Our community has had a long-standing reputation of using drugs to ease the pain of being homosexual and enjoy sex more/better, under a form of cultural peer pressure as well as other issues that may have nothing to do with our gayness. But, the truth is that we need to talk about how drugs affect our decision-making regarding sex.

As many nations worldwide still struggle to conduct proper outreach to those communities most at risk for contracting HIV, including gay males, we understand that drug usage is still a concern that needs to be addressed.

We at GMJ know and speak about the difference between using and abusing drugs. We also take a harm reduction approach to this subject because not everyone is the same, and they must reach conclusions about their use when they are ready.

This article is designed to inform you about the drugs commonly used at so-called chemsex parties and how they could affect the HIV rates within our community and our overall health and safety.


We all know what chemsex is. For the three of you that don’t, it is when a person uses an illegal drug to enhance their sexual drive and/or increase their longevity. Unlike other organizations, our list of chemsex drugs doesn’t just include hard drugs, such as crystal meth, but also viagra and alcohol.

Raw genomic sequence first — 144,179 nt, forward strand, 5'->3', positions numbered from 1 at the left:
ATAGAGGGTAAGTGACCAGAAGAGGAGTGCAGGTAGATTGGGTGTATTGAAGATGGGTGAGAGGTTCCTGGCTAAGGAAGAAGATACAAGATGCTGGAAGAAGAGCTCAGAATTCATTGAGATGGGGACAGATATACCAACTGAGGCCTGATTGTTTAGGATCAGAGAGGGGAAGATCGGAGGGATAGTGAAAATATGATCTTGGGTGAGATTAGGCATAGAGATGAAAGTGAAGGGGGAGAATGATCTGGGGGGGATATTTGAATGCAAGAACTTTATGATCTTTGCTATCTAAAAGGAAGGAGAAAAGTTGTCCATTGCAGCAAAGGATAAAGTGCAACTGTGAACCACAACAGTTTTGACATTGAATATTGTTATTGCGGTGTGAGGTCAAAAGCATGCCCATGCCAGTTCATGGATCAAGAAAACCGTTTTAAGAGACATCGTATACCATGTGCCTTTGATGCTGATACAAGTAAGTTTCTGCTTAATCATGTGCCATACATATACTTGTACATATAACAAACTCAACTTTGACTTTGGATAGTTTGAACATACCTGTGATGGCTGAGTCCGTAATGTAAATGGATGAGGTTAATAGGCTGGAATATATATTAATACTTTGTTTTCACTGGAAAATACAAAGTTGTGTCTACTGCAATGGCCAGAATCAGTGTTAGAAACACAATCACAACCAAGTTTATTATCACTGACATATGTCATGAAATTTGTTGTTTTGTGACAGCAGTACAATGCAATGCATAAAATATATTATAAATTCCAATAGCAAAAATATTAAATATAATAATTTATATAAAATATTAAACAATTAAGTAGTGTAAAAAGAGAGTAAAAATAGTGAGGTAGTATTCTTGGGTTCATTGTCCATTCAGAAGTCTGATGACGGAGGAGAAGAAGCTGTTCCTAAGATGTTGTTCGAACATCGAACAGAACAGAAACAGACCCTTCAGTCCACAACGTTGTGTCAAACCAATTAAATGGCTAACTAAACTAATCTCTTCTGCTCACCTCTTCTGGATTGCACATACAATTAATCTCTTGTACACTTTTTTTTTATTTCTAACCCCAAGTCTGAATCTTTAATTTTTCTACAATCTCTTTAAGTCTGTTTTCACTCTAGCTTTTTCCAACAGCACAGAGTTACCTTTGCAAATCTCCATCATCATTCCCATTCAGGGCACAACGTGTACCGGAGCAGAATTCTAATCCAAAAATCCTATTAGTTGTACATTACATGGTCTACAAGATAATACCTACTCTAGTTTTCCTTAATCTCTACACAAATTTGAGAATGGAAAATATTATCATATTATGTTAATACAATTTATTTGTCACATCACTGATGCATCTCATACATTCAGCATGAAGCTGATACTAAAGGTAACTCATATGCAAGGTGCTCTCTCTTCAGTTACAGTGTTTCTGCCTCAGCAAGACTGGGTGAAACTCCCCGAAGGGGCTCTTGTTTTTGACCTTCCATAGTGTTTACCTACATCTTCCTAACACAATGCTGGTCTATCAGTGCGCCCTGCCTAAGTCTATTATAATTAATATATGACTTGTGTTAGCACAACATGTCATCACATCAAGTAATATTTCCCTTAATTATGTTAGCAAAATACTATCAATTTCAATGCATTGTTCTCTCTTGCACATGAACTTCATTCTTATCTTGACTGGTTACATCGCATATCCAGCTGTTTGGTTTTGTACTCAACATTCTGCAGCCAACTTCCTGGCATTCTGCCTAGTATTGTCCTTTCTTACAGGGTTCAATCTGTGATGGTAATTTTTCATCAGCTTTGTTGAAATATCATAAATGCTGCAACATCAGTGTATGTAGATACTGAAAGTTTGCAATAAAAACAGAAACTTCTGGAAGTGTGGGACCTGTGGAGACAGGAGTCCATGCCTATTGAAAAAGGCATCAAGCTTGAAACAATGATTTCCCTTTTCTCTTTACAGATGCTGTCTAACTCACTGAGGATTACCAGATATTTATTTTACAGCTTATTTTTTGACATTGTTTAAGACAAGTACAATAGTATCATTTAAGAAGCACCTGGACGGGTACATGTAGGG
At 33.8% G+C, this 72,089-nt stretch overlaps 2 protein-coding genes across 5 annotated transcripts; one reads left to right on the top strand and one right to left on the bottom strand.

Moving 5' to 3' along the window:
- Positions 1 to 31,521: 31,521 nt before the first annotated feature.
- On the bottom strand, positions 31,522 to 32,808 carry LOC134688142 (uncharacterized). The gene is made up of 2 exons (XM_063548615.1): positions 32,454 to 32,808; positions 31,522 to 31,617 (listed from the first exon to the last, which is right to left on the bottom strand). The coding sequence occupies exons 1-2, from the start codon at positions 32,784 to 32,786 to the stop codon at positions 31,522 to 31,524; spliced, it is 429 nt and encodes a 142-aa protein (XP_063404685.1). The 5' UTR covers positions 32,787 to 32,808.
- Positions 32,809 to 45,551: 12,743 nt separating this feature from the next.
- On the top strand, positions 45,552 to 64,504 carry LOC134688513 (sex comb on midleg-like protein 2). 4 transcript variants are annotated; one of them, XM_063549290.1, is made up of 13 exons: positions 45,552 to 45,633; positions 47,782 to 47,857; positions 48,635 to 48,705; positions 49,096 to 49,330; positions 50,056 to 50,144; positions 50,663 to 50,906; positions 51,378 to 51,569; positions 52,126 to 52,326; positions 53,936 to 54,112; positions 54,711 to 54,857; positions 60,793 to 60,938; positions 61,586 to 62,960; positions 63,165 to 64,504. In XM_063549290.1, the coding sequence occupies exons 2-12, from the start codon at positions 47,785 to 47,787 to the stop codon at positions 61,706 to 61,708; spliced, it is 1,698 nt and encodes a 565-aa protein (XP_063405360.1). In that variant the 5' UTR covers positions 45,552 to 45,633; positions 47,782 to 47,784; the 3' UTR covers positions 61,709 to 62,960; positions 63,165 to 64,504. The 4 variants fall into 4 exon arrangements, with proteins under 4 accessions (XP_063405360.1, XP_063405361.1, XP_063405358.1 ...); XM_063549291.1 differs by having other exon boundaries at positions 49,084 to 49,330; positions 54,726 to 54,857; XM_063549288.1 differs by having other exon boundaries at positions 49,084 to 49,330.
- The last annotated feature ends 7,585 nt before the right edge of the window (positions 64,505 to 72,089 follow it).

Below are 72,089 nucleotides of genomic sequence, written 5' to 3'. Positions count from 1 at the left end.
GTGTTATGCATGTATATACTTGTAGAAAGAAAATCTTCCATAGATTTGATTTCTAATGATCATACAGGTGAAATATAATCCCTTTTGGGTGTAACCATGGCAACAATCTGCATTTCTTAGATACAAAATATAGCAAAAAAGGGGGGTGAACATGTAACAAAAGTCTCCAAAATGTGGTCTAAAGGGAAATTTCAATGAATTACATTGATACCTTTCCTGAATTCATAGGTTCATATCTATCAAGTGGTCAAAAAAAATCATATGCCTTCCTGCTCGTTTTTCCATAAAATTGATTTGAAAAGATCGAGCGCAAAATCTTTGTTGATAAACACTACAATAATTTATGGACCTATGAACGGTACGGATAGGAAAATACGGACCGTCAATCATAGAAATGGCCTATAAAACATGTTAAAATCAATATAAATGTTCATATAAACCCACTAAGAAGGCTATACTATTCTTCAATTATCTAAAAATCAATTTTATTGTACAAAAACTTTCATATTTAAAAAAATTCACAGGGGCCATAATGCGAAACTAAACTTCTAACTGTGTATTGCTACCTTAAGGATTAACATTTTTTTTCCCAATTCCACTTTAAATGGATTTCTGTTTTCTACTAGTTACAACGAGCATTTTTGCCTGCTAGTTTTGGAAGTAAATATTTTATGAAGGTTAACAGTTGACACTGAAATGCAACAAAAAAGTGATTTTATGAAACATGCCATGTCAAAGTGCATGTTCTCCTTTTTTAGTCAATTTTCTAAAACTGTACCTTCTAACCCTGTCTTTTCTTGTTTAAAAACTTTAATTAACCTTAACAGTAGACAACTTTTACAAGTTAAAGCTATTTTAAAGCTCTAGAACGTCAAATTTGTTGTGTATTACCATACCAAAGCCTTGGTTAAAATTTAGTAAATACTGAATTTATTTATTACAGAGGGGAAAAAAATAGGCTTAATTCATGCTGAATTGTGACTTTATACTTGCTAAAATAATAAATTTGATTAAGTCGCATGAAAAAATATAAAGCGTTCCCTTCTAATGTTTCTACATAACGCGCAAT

A chemsex party is the name the media has given to gatherings where one of the primary goals is for gay males to gather for sex and drug usage. They consider the drug usage to be of greater value than the sex, which is a consequence of their use.

There are three prevalent drugs on the chemsex party scene: Mephedrone, GHB, and crystal meth. Used in various combinations, they enable you to have sex for hours, inhibiting ejaculation. They can turn sex into a marathon of Roman decadence, but there are dangers: you tend to lose your judgment and can end up sleeping with someone you wouldn’t look at twice in a club; your sexual inhibitions can be significantly lowered to the point of becoming blasé about unprotected sex. When consumed in excessive amounts – or combined with alcohol – G can also lead to blackouts or fits, referred to as “going under” or “G-ing out.”